Columbia Research Reveals Increased Risk of Death for Lung Cancer Patients During Flu Outbreaks


Key Takeaways:
– Severe flu outbreaks increase the chance of death for lung cancer patients by 25%.
– The study involved researchers from Columbia Medical School and data scientists from Virtualitics.
– The analysis required correlating two data variables – incidence of flu and lung cancer.
– The data sets used were from the SEER database and CDC’s ILINet.
– The study showed that higher vaccination rates can help reduce death rates amongst lung cancer patients.

A recent joint research project conducted by experts at the Columbia Medical School and Virtualitics, a data science firm, has revealed new insights into the connection between flu outbreaks and the mortality rates of lung cancer patients. The study, backed by statistical data, demonstrates that during severe flu outbreaks, lung cancer patients have a 25% higher chance of death compared to periods of low flu spread.

Unveiling the Connection

For years, oncologists have suggested that influenza outbreaks could pose a significant risk to lung cancer patients, given the virus’s propensity to attack the upper respiratory tract. However, there was a gap in concrete, empirical evidence to back this theory. Through an extensive data analysis project, this gap has been filled, confirming previous inklings and presenting new challenges for healthcare practices.

The Columbia and Virtualitics team published an academic paper in the journal Nature in 2023, wherein they discussed their research techniques and findings. Dr. Simon Cheng, the Columbia Medical School oncologist who led the study, voiced surprise and satisfaction at the clear and strong results yielded by the project.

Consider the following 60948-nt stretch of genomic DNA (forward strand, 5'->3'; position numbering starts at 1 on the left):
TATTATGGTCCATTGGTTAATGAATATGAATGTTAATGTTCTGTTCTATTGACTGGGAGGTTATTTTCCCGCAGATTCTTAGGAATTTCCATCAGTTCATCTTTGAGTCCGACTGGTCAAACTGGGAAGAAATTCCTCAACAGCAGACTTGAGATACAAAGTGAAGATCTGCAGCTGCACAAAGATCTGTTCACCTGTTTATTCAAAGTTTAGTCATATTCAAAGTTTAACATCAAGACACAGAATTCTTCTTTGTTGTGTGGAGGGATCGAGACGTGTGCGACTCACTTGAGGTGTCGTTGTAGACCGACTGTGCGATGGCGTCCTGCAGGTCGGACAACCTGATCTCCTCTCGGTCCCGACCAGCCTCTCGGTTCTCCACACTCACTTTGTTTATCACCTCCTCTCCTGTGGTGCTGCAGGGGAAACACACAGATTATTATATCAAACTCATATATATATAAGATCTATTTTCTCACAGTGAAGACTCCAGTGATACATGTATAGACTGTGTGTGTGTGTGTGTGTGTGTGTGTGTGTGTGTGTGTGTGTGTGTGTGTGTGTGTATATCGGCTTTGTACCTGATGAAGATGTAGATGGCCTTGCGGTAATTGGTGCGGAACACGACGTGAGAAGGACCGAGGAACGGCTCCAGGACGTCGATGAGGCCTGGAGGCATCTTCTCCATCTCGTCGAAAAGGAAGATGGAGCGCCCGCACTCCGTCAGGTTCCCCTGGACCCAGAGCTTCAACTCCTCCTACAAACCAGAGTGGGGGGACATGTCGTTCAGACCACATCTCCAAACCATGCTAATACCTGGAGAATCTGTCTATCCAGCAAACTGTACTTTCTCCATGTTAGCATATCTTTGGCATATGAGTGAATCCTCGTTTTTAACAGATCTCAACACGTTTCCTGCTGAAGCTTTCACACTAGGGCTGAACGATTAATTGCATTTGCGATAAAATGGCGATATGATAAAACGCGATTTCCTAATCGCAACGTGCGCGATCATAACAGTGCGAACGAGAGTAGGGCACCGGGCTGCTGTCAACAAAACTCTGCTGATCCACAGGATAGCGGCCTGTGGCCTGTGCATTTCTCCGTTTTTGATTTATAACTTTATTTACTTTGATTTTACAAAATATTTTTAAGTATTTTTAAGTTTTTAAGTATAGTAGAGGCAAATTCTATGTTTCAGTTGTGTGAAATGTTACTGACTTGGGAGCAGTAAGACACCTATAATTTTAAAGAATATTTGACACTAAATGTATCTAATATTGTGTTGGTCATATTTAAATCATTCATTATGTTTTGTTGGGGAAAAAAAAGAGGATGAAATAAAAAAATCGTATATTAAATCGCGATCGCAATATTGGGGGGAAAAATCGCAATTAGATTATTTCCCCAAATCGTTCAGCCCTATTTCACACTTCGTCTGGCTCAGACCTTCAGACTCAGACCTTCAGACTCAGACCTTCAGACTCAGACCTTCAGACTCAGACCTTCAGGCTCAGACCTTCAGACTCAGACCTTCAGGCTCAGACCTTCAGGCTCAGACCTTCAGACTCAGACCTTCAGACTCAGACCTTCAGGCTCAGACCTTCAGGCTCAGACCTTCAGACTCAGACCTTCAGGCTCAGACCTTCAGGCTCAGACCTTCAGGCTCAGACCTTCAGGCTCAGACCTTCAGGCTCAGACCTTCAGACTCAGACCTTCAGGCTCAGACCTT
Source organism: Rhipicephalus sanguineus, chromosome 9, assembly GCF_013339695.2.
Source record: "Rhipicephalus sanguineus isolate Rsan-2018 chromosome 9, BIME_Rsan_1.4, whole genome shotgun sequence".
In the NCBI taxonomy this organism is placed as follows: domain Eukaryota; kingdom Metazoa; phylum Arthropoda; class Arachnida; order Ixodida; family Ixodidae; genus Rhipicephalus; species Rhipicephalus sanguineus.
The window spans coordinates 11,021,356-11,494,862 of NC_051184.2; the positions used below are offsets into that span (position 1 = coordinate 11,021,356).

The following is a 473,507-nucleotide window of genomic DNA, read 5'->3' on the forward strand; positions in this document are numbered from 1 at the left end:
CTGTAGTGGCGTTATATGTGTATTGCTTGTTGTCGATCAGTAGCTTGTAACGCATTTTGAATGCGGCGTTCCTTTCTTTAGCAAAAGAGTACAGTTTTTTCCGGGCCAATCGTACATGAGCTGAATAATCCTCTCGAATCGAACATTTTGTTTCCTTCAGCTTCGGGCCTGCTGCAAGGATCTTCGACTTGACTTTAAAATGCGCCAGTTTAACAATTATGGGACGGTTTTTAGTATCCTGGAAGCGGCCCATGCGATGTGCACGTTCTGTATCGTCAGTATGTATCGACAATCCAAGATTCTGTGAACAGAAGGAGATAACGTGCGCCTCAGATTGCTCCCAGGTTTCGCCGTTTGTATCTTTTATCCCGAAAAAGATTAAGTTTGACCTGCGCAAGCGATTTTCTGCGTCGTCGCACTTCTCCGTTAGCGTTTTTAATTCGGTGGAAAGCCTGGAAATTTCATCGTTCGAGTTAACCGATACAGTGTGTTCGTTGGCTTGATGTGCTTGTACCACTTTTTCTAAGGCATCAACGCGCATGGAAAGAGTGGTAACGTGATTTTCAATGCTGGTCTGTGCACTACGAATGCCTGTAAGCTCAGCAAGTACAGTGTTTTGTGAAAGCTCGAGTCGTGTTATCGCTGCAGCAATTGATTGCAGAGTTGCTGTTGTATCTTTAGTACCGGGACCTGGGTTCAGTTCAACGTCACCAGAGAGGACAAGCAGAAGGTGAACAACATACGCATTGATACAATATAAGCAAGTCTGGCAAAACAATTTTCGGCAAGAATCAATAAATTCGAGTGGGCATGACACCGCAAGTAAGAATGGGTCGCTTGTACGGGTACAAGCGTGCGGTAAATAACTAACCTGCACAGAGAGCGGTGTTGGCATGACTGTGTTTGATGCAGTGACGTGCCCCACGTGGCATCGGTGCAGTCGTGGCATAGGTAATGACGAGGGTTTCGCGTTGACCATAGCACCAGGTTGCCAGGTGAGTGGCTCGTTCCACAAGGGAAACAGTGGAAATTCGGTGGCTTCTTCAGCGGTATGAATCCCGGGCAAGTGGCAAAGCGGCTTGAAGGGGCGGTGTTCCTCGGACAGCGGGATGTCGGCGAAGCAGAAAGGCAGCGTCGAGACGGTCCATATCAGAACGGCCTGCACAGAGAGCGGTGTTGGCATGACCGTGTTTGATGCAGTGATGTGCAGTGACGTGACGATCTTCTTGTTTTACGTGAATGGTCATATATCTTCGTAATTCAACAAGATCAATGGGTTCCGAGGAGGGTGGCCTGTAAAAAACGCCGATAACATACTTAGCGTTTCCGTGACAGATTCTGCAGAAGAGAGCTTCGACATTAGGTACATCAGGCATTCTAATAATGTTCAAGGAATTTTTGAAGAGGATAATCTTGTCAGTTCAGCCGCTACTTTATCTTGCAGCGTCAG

Involvement of Virtualitics

Having originated from a California Institute of Technology astronomy data lab, Virtualitics made its mark by applying its blend of analytics, machine learning, and visualization tools to military and government sectors. The latest study reinforces the company’s potent contribution to the medical field.

Virtualitics brought their software and AI expertise to the table, collaborating to execute a rich, robust analysis. As their CEO and co-founder, Michael Amori, emphasised, the successful application of their platform to healthcare data affirms its power and versatility.

The Unique Challenges of the Study

Despite the comprehensive nature of the study, various challenges marked its execution. The study aimed to identify correlations between two data variables – the incidence of flu and lung cancer – across populations over time and space. This was particularly demanding as it was difficult to consider all variables concurrently.

Data Resources and Analysis

The lung cancer data for the study was sourced from the government’s Surveillance, Epidemiology, and End Results (SEER) database, known for its high data quality. The team also used flu data collected weekly by the CDC’s U.S. Outpatient Influenza-like Illness Surveillance Network (ILINet).

The actual process of merging these two extensive datasets required a considerable amount of skill and time. A Master’s degree computer science student helped in wrangling with the data and integrating it onto a cloud-based cluster. Once the data was standardized, the Virtualitics data scientists could apply the company’s proprietary software to analyse and extract insights effectively.

Valuable Visualizations and Solutions

The Virtualitics software, originally designed to analyse astronomical data, employs several built-in machine learning algorithms. A unique feature of the software platform is its ability to explain its workings clearly, making AI-guided visualizations more understandable and quicker to query.

Their contribution helped provide powerful visualizations that showed the increase in mortality amongst lung cancer patients during high flu periods and developing a time-lapsed map that showed data over time. This movie can be viewed in the supplemental materials section of the Nature study.

Implications and Future Potential

As a result of the study, the teams suggest that the death rate of lung cancer patients could be decreased with regular flu vaccinations, an area that is currently on par with general adult population figures. The integration of AI in medical research still has considerable potential and could contribute majorly to future advancements in healthcare. This project and its findings mark a significant stride forward in this domain.

Jonathan Browne
Jonathan Browne
Jonathan Browne is the CEO and Founder of Livy.AI

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